The other day, news broke that up to 200 people were killed in a U.S. airstrike in west Mosul.
This was not an isolated incident. There have been over 800 alleged civilian deaths from U.S.-led airstrikes in Iraq this month alone.
The people of west Mosul are trapped in the middle of a war in which their humanity seems to count for very little.
To ISIS, they are leverage. The militants are all too happy to use them them as human shields, moving them from one neighborhood to another, putting innocent families in between themselves and the advancing Iraqi army. To coalition forces, they’re a PR problem—unfortunate yet mostly inconvenient collateral damage, impeding their quest to retake the city.
We know who Mosul is being liberated from. But who is Mosul being liberating for?
There will, no doubt, be investigations. Official explanations will be offered, assurances that every effort is being made to protect civilian lives. But the fact remains that hundreds are being killed. And so far, at least, there are no plans to change the way airstrikes are carried out.
The awful thing is that we know… this will never work. We cannot bomb our way to peace. When the airstrikes stop and all the bodies are finally pulled from the rubble, Mosul will be left with destruction, not harmony.
In this conflict, we can’t even bomb our way to victory, because each airstrike that takes innocent human life or blasts a hole in someone’s home in Iraq or in Syria simply plants the seeds of future extremism.
These tactics alienate the very people who are being “liberated.” Every time more civilians are killed, it gives further weight to the idea that we have lowered value of human life—or at least, the value placed on Iraqi lives. Imagine the response, by comparison, if 200 American aid workers were killed in an errant strike.
The seemingly low threshold for civilian safety makes the fight against ISIS harder, not easier. It makes ISIS propaganda more believable. At the very moment when ISIS should be gasping its final breath, these incidents inject life into their militancy.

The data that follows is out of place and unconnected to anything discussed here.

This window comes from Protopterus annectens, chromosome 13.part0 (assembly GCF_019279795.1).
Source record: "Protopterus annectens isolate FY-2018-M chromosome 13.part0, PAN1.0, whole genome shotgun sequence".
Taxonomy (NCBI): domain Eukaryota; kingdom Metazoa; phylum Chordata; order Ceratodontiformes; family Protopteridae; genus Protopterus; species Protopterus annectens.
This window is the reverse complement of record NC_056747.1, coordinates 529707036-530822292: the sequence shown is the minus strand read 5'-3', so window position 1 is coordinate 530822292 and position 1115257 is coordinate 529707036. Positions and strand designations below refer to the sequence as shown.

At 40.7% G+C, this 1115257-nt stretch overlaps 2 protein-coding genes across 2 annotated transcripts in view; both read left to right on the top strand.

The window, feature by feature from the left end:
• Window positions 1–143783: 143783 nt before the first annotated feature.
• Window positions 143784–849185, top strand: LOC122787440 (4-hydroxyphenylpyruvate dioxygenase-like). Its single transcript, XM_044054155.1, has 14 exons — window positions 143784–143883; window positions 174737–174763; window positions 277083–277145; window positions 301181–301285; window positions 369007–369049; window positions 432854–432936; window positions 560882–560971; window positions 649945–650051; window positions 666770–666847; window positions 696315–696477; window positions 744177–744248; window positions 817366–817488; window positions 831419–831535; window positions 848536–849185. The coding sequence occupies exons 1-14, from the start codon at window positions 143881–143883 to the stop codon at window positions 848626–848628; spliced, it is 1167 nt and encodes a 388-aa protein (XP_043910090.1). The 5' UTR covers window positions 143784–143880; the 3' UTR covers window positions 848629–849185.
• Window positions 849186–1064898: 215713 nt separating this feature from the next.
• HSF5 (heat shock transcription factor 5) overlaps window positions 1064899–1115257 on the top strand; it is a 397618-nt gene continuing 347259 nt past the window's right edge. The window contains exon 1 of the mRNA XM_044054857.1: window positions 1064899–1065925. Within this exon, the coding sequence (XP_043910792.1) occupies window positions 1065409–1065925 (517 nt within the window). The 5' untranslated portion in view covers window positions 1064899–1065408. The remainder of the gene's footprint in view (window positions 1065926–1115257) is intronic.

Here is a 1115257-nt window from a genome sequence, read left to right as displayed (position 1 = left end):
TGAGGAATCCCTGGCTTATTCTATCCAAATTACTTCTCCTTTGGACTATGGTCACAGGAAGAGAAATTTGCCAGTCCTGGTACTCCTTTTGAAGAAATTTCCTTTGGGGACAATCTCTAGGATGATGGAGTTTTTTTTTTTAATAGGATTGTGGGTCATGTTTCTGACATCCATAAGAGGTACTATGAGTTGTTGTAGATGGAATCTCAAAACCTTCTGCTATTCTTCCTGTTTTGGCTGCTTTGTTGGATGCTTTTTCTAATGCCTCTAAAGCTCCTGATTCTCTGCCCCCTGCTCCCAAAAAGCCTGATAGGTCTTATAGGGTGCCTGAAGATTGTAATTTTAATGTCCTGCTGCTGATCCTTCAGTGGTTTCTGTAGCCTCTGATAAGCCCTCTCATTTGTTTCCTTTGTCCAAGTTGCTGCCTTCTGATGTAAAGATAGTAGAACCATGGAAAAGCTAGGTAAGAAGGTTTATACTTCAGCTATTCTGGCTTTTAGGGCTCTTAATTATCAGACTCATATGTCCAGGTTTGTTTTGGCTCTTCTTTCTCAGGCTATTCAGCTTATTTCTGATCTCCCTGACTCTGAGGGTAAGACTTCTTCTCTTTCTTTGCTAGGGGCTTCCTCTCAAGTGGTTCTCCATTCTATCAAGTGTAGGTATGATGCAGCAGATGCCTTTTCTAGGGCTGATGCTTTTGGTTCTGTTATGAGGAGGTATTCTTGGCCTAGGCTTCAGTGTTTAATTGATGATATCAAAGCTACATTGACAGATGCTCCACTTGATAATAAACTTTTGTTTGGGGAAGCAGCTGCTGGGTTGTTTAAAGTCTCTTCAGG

These contested airstrikes also make it harder for groups like ours to go to the frontlines, precisely when we’re needed most. Due to investigations into the circumstances surrounding the airstrike on March 17, security protocols have been tightened, and access restricted. And as a result, families who are literally caught in the crossfire suffer even more.
ISIS was born out of violence. But death and destruction—they are no solution to death and destruction.
Regardless of why there’s been a marked increased in civilian casualties caused by coalition forces in Iraq and Syria—whether or not the rules of engagement have been relaxed in recent months, as some have alleged—it is unacceptable. Failure to take extraordinary caution to avoid civilian casualties strips vulnerable people of their humanity. It is a tragic loss of life, and it sets the world up for future conflicts just like this one.
We cannot bomb our way to peace. We cannot claim victory in a war if we start another one—and another one, and another—in the process. We cannot help people regain their humanity by disregarding it ourselves.
The road to peace is paved with sacrificial love. It requires valuing the lives of those in Mosul as much as we value our own... and then acting like it. That is why we go to the hard places. It’s not just about providing food or water or medical care. It’s about seeing people—their full humanity, their full worth.
Every one of those lives lost in the March 17 airstrike was sacred. Thank you for seeing that. Thank you for seeing the full humanity of our friends in Mosul—for loving them, even when almost no one else does.
Please continue to show up with us on the front lines, armed not with bombs and ammunition, but with emergency aid—most importantly—love.
Keep showing up in Mosul to let people know they are seen, loved, and valued.
Ben Irwin contributed to this story.